Renaissance man on campus

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Skyline counselor Eric Larson wears many hats.

In addition to counseling Skyline students, Larson teaches Skyline courses in psychology of consciousness, life and career planning, and beginning and advanced Shotokan Karate.

Larson graduated from University of California Davis with a bachelor’s degree in psychology. Before he became a psychology major, Larson said he wanted to be a dentist.

“In high school I was into playing golf and I knew that dentists played golf at least once a week,” Larson said. “I thought they had a good lifestyle.”

Once Larson started taking the required science classes for becoming a dentist, however, he realized that dentistry wasn’t for him. As part of those requirements, Larson was required to take an introductory psychology class. In that class, his interest in psychology began to grow.

Larson said that it was learning about human motivation and behavior that drew him to learning about psychology, “why we act the way we do and understanding the nature of what it is to be a human being,” he said.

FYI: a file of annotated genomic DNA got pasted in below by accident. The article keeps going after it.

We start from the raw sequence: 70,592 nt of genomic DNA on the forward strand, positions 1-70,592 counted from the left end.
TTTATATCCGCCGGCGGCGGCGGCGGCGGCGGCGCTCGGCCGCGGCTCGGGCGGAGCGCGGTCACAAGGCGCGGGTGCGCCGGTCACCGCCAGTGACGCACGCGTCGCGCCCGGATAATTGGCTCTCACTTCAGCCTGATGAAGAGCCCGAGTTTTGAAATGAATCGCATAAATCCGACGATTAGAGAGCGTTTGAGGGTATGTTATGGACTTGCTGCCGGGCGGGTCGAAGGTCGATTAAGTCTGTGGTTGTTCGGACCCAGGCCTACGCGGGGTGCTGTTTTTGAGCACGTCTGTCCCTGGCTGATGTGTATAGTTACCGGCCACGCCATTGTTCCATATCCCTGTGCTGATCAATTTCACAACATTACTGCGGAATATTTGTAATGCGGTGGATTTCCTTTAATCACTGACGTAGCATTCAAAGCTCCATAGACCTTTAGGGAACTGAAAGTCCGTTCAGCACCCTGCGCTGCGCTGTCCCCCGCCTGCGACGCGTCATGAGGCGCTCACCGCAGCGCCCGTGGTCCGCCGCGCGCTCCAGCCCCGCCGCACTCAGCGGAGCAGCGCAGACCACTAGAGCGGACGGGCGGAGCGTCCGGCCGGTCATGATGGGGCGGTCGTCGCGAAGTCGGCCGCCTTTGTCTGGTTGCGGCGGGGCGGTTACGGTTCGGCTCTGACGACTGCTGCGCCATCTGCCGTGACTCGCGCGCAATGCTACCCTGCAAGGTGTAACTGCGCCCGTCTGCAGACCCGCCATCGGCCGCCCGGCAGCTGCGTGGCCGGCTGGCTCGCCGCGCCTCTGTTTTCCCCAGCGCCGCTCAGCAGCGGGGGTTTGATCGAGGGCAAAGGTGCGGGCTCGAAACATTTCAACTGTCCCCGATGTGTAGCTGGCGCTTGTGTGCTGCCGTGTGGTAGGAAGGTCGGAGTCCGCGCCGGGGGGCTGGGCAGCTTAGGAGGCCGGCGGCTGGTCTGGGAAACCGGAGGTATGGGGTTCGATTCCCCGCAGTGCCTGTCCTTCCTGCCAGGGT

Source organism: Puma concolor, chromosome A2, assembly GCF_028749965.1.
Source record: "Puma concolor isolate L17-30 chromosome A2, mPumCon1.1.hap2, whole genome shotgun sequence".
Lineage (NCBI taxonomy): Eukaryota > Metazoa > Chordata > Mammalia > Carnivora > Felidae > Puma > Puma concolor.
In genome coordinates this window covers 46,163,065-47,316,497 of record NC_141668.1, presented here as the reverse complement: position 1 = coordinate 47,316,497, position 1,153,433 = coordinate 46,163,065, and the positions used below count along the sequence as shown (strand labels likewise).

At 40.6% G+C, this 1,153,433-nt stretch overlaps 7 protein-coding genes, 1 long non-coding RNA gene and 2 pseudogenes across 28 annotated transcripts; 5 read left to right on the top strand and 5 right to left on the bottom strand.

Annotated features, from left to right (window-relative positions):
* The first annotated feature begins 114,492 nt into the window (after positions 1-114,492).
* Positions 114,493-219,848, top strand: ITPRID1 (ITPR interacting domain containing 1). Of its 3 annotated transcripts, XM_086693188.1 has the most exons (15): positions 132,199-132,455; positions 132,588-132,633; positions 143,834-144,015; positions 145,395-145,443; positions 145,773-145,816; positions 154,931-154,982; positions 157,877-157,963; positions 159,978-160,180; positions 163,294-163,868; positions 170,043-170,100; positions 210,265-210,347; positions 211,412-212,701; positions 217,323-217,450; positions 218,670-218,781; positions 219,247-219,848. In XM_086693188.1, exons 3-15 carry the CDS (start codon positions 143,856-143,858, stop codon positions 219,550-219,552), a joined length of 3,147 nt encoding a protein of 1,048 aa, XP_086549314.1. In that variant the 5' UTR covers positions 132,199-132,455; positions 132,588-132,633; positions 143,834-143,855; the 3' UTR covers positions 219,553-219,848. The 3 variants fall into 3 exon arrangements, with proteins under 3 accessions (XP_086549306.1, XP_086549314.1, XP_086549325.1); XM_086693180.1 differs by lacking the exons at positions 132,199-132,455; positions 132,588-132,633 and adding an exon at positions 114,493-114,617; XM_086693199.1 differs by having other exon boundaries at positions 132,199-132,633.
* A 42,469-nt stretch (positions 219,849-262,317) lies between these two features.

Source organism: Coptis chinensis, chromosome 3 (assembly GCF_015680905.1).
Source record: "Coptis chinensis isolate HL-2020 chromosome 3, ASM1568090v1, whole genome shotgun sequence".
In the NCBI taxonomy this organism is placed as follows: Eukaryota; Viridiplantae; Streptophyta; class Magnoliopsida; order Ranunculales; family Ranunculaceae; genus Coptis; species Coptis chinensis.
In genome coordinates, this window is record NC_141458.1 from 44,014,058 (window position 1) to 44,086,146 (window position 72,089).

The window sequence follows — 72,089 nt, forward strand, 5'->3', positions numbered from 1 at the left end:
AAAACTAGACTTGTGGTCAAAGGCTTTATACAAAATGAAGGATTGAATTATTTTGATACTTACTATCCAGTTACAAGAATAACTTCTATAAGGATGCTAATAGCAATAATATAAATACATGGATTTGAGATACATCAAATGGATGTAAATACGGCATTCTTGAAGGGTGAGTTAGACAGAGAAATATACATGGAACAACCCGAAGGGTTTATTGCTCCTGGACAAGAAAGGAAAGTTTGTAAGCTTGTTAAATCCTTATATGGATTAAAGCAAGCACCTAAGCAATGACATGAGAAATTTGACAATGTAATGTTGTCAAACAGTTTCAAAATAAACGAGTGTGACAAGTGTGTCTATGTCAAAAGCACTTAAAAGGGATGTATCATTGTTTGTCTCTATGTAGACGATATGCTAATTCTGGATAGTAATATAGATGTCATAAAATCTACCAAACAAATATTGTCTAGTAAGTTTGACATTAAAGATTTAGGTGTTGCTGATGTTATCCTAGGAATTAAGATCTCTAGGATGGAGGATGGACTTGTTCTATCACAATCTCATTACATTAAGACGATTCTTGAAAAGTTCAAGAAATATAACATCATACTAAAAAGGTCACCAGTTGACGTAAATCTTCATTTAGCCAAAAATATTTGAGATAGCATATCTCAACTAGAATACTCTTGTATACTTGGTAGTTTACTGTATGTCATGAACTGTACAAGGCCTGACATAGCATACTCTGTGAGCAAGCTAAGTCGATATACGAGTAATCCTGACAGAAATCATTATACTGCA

Larson has been particularly interested in studying psychology of the consciousness and said he feels very fortunate to have studied under Charles Tart, whom Larson refers to as the grandfather of psychology of the consciousness.

“He’s kind of the person that got me interested in understanding people,” Larson said.

In addition to psychology, Larson, a long-term California resident, also has an interest in meditation and eastern philosophy. While at Davis, he took classes in such subjects as Buddhism. Larson said that studying these philosophies helped him on his quest for searching for what was real in his life.

“What is really real about being alive?” he said.

Larson mentioned that although these philosophies, come from various traditions and cultures, most groups are saying the same thing about the nature of human behavior.

Larson started out at Skyline as a financial aid officer in 1987 and was hired as a full-time counselor the following year. Skyline’s karate club was formed in 1992 when a couple students learned that Larson practiced martial arts and asked him to act as a club adviser. The club grew and eventually became the Shotokan Karate class; COMB 404/405.

“I’ve always tried to look for new ways to learn,” Larson said on his interest in karate. “That’s why I took up martial arts, not because I like to beat people up.”

Larson enjoys his ability to work closely with his students in his karate class, talking about the philosophies of martial arts and the discipline involved. Larson says that he tries to incorporate information that is relevant to his students’ lives in his classes whenever he can.

And Larson doesn’t plan on changing his job anytime soon.

“I’m one of the fortunate people that really loves what they do,” Larson said.